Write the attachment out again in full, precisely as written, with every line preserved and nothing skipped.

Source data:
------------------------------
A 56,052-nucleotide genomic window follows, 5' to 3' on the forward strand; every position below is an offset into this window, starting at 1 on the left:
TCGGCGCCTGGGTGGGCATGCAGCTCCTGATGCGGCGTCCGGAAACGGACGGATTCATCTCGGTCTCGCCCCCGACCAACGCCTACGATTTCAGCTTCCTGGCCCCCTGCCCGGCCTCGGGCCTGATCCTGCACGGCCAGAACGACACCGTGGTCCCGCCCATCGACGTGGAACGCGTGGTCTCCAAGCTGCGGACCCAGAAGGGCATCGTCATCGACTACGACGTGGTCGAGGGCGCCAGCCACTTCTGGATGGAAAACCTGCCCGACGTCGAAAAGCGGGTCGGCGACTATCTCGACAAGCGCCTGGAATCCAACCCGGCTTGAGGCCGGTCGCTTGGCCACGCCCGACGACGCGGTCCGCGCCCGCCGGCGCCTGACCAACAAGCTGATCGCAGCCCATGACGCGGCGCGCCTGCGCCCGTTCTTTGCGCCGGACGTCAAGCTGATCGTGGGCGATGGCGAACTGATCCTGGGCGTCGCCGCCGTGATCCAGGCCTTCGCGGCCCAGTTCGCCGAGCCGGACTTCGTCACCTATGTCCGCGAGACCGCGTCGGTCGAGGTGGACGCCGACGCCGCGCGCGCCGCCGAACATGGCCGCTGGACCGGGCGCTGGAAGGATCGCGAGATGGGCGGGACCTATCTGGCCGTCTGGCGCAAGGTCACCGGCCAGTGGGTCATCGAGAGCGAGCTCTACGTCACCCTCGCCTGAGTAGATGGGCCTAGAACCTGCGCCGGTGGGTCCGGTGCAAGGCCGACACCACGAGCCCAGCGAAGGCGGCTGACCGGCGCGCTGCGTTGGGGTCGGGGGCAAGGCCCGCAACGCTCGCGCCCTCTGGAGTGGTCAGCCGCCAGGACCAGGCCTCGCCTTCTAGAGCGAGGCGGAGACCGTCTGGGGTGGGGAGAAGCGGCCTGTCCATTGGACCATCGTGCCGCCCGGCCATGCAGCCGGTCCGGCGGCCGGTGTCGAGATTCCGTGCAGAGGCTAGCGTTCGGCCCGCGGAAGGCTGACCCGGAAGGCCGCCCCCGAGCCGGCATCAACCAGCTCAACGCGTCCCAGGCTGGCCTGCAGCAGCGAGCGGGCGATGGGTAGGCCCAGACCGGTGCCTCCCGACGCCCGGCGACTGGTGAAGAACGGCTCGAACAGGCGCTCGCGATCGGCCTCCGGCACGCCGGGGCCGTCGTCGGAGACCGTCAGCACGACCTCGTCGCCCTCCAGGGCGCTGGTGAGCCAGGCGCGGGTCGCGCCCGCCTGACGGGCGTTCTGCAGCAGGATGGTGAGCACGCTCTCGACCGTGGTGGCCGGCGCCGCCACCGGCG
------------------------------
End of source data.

A 56,052-nucleotide genomic window follows, 5' to 3' on the forward strand; every position below is an offset into this window, starting at 1 on the left:
TCGGCGCCTGGGTGGGCATGCAGCTCCTGATGCGGCGTCCGGAAACGGACGGATTCATCTCGGTCTCGCCCCCGACCAACGCCTACGATTTCAGCTTCCTGGCCCCCTGCCCGGCCTCGGGCCTGATCCTGCACGGCCAGAACGACACCGTGGTCCCGCCCATCGACGTGGAACGCGTGGTCTCCAAGCTGCGGACCCAGAAGGGCATCGTCATCGACTACGACGTGGTCGAGGGCGCCAGCCACTTCTGGATGGAAAACCTGCCCGACGTCGAAAAGCGGGTCGGCGACTATCTCGACAAGCGCCTGGAATCCAACCCGGCTTGAGGCCGGTCGCTTGGCCACGCCCGACGACGCGGTCCGCGCCCGCCGGCGCCTGACCAACAAGCTGATCGCAGCCCATGACGCGGCGCGCCTGCGCCCGTTCTTTGCGCCGGACGTCAAGCTGATCGTGGGCGATGGCGAACTGATCCTGGGCGTCGCCGCCGTGATCCAGGCCTTCGCGGCCCAGTTCGCCGAGCCGGACTTCGTCACCTATGTCCGCGAGACCGCGTCGGTCGAGGTGGACGCCGACGCCGCGCGCGCCGCCGAACATGGCCGCTGGACCGGGCGCTGGAAGGATCGCGAGATGGGCGGGACCTATCTGGCCGTCTGGCGCAAGGTCACCGGCCAGTGGGTCATCGAGAGCGAGCTCTACGTCACCCTCGCCTGAGTAGATGGGCCTAGAACCTGCGCCGGTGGGTCCGGTGCAAGGCCGACACCACGAGCCCAGCGAAGGCGGCTGACCGGCGCGCTGCGTTGGGGTCGGGGGCAAGGCCCGCAACGCTCGCGCCCTCTGGAGTGGTCAGCCGCCAGGACCAGGCCTCGCCTTCTAGAGCGAGGCGGAGACCGTCTGGGGTGGGGAGAAGCGGCCTGTCCATTGGACCATCGTGCCGCCCGGCCATGCAGCCGGTCCGGCGGCCGGTGTCGAGATTCCGTGCAGAGGCTAGCGTTCGGCCCGCGGAAGGCTGACCCGGAAGGCCGCCCCCGAGCCGGCATCAACCAGCTCAACGCGTCCCAGGCTGGCCTGCAGCAGCGAGCGGGCGATGGGTAGGCCCAGACCGGTGCCTCCCGACGCCCGGCGACTGGTGAAGAACGGCTCGAACAGGCGCTCGCGATCGGCCTCCGGCACGCCGGGGCCGTCGTCGGAGACCGTCAGCACGACCTCGTCGCCCTCCAGGGCGCTGGTGAGCCAGGCGCGGGTCGCGCCCGCCTGACGGGCGTTCTGCAGCAGGATGGTGAGCACGCTCTCGACCGTGGTGGCCGGCGCCGCCACCGGCG